Someone made the mistake of putting me in a position of (very minor) authority. I’m not saying I’ve let my title as arts and entertainment editor go to my head, but I can’t shake the notion that the folks in England will give me a call once that Queen Elizabeth chick renounces the throne.
Anyway, this publication is called the Entertainer, right? It only makes sense, then, that I should create and distribute various illustrious awards, like the one I’ve coined Entertainer of the Year. But don’t get excited, all you competitive junkies vying for my heart. Sure, there are 10 months left in the year, but I’ve already settled on the 2011 winner.
His name is Brian Brolin, a junior at Corvallis High School and a budding star on the local poetry scene, and he will change your perspective on what’s funny and what’s cool.
Wear a 1980s style fanny pack? You’re the leader of the “in” crowd.
Got a mullet? Make your way to the VIP lounge.
Drink Tab soda by the dozen? You rule the school.
These are some of the topics Brolin preaches about at the monthly Poetics at Cloud 9 poetry slam. He performed at each of the last two shows and left everyone in the audience in pieces, creating an unofficial fan club of which I hereby declare myself president.
Brolin’s riff was the most unexpected dose of hilarity I’ve ever encountered. At the Feb. 3 Poetics show, the first few poets read their work in a mostly tame manner. Then the shy Brolin stepped to the mic, fanny pack snug around his waist and sheets of paper trembling in his hands, and he brought down the house.
Check out this line from his most recent poem:
“If a belt and a man purse had a baby, my fanny pack would be that baby.”
“I started growing my mullet when I finally started living, and it pleases me to say that ‘The Man’ will NEVER be happy again.”
I have lived in Oregon only five months, but I assure you no band or performer has ever left Cloud 9 more popular than Brian Brolin.
And his success in the spoken-word poetry format was utterly unexpected, too. The 17-year-old is very soft-spoken and showed no interest in poetry until his sophomore World Literature teacher, Amy Knoke, gave the class an assignment last year.
“Brian was the first kid in class to share what he wrote, and he really blew us away,” said Knoke, who had her students listen to the poetry of Anis Mojgani. “His poetry allows him to express a lot of things he normally isn’t able to verbalize.
“… As soon as he could write it, he would share it with us. The rest of the kids in class couldn’t wait to hear more. I really admire his bravery to embrace the process.”
Brolin, 17, doesn’t offer much information about himself in person, but via e-mail he wrote that some of his hobbies are “bike riding, collecting Polo shirts, good hygiene, and visiting with my homey, Ken. (Ken is an employee at a Walmart in Washington.)”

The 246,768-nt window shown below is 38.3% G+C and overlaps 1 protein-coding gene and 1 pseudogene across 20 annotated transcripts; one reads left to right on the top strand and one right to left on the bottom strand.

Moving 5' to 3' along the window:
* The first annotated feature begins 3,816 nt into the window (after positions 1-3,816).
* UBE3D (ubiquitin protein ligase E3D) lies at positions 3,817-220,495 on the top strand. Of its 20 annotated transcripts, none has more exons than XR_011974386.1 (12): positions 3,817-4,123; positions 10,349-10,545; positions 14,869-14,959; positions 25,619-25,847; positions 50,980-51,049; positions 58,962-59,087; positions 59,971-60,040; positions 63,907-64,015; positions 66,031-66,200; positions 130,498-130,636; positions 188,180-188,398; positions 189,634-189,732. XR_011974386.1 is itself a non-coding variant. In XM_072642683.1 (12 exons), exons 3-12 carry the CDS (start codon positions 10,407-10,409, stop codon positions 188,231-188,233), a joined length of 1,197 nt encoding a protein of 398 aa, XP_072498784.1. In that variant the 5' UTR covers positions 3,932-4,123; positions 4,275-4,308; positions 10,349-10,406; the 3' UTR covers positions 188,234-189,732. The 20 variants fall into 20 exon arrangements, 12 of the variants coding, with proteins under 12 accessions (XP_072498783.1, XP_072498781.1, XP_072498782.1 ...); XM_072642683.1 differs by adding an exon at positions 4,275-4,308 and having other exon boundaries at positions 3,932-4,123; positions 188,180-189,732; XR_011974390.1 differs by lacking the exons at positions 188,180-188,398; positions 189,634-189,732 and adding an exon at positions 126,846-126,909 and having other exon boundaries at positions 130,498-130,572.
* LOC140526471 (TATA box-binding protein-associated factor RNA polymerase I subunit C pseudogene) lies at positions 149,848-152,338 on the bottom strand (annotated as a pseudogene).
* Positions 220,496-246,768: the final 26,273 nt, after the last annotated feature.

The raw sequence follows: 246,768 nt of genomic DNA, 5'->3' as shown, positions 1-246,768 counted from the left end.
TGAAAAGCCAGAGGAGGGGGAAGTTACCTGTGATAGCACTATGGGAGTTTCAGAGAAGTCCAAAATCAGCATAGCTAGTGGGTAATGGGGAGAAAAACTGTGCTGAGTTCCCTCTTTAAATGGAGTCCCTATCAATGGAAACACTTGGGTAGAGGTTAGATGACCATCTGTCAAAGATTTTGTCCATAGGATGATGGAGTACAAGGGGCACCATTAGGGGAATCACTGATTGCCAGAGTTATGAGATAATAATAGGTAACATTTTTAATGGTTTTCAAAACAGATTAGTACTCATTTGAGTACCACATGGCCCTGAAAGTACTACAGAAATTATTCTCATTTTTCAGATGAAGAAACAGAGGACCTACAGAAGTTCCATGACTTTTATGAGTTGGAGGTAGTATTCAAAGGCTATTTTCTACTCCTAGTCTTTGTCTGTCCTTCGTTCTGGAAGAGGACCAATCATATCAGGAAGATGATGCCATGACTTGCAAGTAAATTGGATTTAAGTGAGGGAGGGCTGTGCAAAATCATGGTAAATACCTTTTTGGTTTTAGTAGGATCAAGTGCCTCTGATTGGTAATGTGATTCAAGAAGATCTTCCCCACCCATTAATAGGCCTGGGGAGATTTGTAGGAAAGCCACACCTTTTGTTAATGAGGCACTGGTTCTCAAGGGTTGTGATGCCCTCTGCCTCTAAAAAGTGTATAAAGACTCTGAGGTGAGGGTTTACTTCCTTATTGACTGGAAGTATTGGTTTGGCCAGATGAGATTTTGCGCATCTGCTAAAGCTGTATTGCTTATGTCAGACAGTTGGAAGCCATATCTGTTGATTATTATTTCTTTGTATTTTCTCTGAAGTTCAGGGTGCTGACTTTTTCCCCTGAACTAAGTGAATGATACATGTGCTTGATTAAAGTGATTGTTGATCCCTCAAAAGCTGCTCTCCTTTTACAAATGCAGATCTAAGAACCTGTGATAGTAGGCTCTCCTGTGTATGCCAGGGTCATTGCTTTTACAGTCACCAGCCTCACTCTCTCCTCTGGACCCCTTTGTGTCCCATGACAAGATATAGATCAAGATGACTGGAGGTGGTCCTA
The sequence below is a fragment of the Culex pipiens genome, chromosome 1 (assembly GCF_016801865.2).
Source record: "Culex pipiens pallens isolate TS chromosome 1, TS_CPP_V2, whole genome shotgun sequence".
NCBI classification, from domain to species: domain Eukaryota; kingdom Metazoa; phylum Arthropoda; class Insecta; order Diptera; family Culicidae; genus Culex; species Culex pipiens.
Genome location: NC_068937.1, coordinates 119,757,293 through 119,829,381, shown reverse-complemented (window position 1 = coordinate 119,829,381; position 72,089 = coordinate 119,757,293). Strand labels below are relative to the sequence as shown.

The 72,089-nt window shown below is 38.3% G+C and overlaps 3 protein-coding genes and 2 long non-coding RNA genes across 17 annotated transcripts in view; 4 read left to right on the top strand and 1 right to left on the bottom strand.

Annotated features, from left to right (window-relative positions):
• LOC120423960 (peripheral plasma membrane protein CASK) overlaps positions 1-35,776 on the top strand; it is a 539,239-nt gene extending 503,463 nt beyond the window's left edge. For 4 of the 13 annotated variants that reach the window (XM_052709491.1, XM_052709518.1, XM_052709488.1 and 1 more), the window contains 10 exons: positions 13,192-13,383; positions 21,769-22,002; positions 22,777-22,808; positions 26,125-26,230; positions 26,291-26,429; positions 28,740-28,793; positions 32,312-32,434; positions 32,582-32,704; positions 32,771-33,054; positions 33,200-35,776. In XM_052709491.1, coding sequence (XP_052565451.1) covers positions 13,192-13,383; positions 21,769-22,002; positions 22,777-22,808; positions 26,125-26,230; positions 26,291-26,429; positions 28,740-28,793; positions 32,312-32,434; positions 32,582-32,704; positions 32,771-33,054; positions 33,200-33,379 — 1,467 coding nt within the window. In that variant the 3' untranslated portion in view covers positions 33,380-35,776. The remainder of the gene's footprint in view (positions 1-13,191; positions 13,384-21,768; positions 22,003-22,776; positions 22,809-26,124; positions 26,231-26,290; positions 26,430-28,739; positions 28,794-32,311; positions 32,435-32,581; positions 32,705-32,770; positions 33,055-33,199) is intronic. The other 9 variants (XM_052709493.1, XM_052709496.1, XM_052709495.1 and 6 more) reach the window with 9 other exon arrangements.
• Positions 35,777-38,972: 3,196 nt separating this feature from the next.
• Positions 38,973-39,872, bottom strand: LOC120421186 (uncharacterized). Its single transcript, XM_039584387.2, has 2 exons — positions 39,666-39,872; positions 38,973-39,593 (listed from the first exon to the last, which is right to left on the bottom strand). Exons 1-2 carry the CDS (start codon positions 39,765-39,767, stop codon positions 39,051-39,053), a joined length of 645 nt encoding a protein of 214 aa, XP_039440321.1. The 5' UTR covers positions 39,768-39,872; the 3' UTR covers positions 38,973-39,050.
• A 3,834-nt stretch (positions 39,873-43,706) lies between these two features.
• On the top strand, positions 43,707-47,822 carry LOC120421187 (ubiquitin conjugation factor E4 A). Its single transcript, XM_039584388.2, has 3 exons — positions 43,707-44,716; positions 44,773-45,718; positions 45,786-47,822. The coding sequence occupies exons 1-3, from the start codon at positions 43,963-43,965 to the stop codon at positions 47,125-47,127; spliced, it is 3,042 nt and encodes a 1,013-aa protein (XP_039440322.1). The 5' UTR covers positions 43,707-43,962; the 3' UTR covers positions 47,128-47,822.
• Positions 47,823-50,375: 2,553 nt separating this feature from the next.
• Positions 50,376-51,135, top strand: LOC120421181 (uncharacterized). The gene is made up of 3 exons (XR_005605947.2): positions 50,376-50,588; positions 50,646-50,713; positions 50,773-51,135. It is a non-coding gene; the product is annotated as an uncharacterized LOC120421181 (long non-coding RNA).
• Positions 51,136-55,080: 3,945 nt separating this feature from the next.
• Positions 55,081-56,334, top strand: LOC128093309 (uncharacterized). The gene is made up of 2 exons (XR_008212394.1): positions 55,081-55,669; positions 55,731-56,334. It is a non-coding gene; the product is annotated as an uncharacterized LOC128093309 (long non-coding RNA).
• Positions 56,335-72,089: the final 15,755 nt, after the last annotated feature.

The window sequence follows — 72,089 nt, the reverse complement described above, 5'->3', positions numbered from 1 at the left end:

He doesn’t have a horde of comedic influences, saying instead that his material comes simply from observations he makes of daily life. And, befitting his unusual brand of humor, Brolin lists amongst his primary influences the 1980s “Short Circuit” films — in which a robot named Johnny 5 is electrocuted, comes to life and eventually fights crime.
“I think we can all relate to Johnny 5 at some point in our lives,” he wrote.
Brolin vows to return to Cloud 9 for the next free Poetics session at 9 p.m. Thursday, March 3. If you know what’s good for you, you’ll show up early to grab a good seat.
Director Brown nearly ready to reveal scenes
Corvallis filmmaker Sean Brown is making progress in his quest to bring a feature-length movie called “Reality Crash” to the mid-valley. A private screening of the test scenes Brown filmed in Corvallis last month will be held Saturday, March 12, at the Darkside Cinema.
The project was featured in the Jan. 21 issue of the Entertainer. Brown’s goal is to have his two demo scenes impress “Reality Crash” writers Cyd Ropp and Lou Grantt so much that they agree to give him the rights to the script. If that happens, Brown will shoot the film in Corvallis and the outlying areas.
Ropp, who lives in Ashland, will be at the Darkside for the screening, and Grantt will watch via Skype. It will be their first time seeing the test scenes. Brown said a public screening will take place at a later date.
I ate at Sunnyside Up Café in Corvallis for the first time last weekend. I complained to myself that the pancakes cost $6.75, too expensive for some flapjacks. And then I ate them. When I became too full to have another bite, I kept on eating.
Frankly, they were the best pancakes I’ve ever eaten, well worthy of their menu price. Since then, I’ve been trying to decide if it was the best meal I’ve had in Corvallis. Perhaps.